There are many people out there wondering, however, why the wind weakened abruptly as one moved westward away from the Wasatch Mountains. This weakening has to do with the structure of high-amplitude mountain waves. In such a wave, high momentum air from aloft descends rapidly and accelerates on the lee (in this case west) side of the mountain range. Once in the lee, the flow frequently exhibits a hydraulic jump in which the flow ascends rapidly. A rotor, or an area of reversed flow at the surface, is typically found downstream of the hydraulic jump.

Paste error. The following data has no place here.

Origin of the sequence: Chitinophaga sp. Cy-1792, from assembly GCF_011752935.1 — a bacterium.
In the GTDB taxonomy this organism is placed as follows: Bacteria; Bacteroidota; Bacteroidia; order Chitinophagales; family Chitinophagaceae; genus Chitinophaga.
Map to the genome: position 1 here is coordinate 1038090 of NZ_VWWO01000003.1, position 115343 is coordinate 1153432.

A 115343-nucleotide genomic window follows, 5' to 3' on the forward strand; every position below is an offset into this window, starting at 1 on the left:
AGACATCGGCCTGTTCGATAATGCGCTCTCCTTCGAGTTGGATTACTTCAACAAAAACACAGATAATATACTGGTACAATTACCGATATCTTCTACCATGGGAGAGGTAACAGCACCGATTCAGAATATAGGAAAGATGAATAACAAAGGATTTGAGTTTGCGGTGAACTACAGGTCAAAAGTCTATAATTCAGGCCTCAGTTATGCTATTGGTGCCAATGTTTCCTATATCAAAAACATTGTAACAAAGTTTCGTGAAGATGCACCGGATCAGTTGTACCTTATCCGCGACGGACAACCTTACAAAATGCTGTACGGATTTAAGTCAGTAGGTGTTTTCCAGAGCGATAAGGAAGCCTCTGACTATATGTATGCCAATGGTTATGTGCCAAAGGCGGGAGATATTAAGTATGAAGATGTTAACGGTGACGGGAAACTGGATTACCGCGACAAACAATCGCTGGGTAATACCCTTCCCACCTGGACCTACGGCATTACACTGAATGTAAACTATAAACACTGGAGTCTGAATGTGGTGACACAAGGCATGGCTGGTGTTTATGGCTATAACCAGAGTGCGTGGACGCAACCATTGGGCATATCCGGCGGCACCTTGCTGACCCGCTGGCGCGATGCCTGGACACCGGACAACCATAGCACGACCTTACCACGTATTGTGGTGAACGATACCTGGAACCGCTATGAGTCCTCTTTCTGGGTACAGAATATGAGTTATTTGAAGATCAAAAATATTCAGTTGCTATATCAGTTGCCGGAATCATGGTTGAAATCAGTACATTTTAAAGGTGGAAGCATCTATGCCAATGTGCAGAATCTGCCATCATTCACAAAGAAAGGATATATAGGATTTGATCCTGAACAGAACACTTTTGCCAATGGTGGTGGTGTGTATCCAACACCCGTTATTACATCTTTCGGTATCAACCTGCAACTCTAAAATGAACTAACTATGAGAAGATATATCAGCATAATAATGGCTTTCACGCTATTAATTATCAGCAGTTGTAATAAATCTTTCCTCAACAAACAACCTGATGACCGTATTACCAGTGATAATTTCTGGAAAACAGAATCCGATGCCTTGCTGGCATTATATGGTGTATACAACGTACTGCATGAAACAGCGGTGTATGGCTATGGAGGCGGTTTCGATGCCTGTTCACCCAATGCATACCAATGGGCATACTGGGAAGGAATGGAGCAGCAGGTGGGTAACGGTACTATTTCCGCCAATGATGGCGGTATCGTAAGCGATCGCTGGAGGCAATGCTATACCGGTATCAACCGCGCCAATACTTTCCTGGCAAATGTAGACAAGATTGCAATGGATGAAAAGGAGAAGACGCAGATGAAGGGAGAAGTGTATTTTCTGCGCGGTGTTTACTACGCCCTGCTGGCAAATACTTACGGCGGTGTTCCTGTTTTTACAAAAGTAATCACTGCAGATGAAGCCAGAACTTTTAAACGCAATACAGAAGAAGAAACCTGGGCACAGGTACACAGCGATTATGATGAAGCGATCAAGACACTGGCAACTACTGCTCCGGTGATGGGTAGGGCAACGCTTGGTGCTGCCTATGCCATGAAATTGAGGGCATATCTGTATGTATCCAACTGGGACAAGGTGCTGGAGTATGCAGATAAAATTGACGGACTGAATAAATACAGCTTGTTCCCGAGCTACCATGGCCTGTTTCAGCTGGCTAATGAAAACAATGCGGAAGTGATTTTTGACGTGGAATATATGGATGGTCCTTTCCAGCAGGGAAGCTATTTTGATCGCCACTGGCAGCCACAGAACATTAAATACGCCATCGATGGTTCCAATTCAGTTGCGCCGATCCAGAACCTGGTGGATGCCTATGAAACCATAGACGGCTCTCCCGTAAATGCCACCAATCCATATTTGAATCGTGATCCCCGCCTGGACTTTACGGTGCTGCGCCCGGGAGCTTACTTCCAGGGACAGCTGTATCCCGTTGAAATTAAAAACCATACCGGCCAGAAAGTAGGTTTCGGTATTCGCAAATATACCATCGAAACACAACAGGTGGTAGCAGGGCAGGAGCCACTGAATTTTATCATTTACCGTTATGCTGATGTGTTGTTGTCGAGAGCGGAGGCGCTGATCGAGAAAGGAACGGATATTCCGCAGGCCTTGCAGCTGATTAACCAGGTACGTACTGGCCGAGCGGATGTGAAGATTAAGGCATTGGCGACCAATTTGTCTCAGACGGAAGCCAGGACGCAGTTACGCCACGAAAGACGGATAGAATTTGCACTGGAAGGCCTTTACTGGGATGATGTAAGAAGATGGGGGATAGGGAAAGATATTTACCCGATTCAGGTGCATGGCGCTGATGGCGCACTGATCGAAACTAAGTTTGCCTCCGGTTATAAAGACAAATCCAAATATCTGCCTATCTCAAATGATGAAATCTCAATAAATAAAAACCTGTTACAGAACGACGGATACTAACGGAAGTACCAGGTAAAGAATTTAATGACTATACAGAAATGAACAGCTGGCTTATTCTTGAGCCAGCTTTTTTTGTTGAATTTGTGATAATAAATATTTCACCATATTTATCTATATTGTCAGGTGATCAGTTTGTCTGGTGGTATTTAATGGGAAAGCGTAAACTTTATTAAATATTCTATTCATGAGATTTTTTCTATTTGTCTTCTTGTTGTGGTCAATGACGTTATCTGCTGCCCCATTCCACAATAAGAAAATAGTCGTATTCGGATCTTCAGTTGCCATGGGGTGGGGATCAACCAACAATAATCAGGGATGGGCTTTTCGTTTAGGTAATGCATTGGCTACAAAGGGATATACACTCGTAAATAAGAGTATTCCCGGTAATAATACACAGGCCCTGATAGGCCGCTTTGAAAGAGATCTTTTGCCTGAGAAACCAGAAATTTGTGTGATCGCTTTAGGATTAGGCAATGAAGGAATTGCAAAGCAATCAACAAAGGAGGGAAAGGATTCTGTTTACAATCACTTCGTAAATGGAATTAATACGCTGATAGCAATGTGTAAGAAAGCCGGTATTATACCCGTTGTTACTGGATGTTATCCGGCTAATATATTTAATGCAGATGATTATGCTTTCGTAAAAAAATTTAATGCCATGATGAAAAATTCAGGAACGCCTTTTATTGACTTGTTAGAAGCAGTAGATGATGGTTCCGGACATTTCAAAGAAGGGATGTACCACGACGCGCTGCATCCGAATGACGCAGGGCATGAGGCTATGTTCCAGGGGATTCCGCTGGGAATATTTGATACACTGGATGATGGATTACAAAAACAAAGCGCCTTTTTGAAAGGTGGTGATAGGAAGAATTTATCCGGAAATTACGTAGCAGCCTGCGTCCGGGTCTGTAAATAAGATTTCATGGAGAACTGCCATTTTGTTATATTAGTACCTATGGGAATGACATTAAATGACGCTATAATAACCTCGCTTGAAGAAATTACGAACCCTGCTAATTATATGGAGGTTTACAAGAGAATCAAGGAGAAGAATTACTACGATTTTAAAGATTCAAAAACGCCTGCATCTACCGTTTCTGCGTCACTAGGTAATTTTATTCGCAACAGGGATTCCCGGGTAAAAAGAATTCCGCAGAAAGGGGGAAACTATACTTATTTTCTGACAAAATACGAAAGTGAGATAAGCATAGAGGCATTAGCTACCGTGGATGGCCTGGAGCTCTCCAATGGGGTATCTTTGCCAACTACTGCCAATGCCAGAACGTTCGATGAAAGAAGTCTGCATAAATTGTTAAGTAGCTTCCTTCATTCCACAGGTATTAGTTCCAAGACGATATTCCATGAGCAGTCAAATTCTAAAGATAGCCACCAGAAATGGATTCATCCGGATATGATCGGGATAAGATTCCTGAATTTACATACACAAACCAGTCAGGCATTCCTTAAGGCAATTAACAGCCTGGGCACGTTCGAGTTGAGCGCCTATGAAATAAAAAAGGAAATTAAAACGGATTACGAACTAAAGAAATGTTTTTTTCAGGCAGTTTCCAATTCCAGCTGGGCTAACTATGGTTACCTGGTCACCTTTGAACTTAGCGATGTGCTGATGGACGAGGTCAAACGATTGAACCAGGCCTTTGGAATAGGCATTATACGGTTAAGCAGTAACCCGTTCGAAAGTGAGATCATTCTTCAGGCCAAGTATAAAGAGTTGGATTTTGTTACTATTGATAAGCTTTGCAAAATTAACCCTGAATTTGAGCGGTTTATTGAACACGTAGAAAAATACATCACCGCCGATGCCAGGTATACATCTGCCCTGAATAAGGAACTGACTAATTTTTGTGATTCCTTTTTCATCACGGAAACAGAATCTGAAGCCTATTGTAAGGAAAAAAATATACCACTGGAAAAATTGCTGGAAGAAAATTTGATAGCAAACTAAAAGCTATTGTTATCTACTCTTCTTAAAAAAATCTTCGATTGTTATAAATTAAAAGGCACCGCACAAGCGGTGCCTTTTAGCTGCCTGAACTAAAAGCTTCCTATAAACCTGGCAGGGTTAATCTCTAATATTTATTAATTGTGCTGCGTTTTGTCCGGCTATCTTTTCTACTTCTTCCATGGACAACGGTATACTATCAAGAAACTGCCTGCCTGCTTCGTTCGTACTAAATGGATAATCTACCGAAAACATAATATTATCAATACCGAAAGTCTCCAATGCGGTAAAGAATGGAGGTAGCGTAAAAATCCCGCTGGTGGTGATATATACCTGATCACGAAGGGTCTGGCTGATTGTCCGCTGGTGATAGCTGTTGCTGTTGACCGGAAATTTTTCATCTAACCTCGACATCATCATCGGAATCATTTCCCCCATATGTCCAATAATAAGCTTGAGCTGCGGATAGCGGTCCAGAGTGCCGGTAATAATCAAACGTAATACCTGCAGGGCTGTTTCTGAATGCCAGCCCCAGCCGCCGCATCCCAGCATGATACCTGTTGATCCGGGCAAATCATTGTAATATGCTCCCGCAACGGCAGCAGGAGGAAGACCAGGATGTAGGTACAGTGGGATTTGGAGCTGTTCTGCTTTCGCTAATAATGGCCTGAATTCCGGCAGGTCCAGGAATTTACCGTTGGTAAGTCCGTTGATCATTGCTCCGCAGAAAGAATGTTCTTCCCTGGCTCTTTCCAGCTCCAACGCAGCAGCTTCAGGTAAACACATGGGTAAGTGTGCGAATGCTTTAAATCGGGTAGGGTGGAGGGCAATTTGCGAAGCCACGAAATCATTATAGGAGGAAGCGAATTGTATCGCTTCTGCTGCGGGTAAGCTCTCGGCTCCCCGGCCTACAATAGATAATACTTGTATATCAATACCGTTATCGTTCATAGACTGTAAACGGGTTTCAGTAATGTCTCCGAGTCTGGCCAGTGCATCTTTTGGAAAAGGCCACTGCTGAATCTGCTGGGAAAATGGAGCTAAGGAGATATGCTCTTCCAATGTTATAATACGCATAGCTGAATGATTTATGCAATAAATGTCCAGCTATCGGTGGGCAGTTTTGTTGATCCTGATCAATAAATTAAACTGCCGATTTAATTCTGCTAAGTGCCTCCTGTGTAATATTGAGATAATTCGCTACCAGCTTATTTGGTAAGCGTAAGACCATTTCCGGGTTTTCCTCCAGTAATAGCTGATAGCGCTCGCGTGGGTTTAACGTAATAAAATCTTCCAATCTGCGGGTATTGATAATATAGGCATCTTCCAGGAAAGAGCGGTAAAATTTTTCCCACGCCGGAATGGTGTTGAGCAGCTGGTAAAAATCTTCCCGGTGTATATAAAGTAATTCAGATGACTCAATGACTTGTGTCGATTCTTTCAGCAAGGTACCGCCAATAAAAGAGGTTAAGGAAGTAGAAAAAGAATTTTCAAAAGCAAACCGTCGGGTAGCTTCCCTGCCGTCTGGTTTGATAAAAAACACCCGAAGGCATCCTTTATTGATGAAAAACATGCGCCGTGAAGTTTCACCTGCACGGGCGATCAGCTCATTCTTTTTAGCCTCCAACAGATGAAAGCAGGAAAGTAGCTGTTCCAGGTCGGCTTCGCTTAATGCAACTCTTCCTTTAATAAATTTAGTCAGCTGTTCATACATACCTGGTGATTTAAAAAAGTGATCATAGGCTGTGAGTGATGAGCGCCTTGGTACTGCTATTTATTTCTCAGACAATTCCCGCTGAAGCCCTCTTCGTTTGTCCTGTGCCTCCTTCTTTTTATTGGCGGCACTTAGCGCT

|Source: Whiteman (2000)|
|Source: GFDL/Wikipedia Commons|
At the surface, the transition from strong downslope flow to return flow in the rotor can be incredibly abrupt. Check out the MesoWest plot below, which shows strong easterly flow near the Wasatch Mountains, but three stations along I-15 with westerly flow. In particular, there is a 55 knot sustained east wind at Farmington, but two stations just to the west in the surrounding area report west winds.